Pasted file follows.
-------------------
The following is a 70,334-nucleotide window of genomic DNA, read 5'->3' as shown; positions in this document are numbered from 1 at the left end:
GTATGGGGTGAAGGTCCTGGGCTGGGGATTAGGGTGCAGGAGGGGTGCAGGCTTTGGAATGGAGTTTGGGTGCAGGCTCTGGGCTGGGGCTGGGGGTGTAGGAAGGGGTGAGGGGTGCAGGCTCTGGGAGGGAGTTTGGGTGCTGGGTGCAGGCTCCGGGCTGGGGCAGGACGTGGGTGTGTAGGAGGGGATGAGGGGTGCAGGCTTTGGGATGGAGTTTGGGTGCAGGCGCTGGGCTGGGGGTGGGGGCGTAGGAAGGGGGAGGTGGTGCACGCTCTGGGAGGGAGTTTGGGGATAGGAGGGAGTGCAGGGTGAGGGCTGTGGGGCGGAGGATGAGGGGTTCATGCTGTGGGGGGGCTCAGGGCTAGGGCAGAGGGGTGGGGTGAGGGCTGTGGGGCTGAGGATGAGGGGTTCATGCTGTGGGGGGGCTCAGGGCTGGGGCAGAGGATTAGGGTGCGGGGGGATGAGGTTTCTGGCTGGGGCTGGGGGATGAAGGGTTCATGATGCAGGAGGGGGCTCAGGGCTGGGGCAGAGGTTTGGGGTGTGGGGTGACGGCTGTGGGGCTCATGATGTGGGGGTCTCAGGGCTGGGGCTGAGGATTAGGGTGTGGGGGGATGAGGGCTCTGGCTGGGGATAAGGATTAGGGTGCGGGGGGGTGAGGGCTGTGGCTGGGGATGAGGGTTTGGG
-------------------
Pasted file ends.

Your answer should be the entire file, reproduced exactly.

The following is a 70,334-nucleotide window of genomic DNA, read 5'->3' as shown; positions in this document are numbered from 1 at the left end:
GTATGGGGTGAAGGTCCTGGGCTGGGGATTAGGGTGCAGGAGGGGTGCAGGCTTTGGAATGGAGTTTGGGTGCAGGCTCTGGGCTGGGGCTGGGGGTGTAGGAAGGGGTGAGGGGTGCAGGCTCTGGGAGGGAGTTTGGGTGCTGGGTGCAGGCTCCGGGCTGGGGCAGGACGTGGGTGTGTAGGAGGGGATGAGGGGTGCAGGCTTTGGGATGGAGTTTGGGTGCAGGCGCTGGGCTGGGGGTGGGGGCGTAGGAAGGGGGAGGTGGTGCACGCTCTGGGAGGGAGTTTGGGGATAGGAGGGAGTGCAGGGTGAGGGCTGTGGGGCGGAGGATGAGGGGTTCATGCTGTGGGGGGGCTCAGGGCTAGGGCAGAGGGGTGGGGTGAGGGCTGTGGGGCTGAGGATGAGGGGTTCATGCTGTGGGGGGGCTCAGGGCTGGGGCAGAGGATTAGGGTGCGGGGGGATGAGGTTTCTGGCTGGGGCTGGGGGATGAAGGGTTCATGATGCAGGAGGGGGCTCAGGGCTGGGGCAGAGGTTTGGGGTGTGGGGTGACGGCTGTGGGGCTCATGATGTGGGGGTCTCAGGGCTGGGGCTGAGGATTAGGGTGTGGGGGGATGAGGGCTCTGGCTGGGGATAAGGATTAGGGTGCGGGGGGGTGAGGGCTGTGGCTGGGGATGAGGGTTTGGG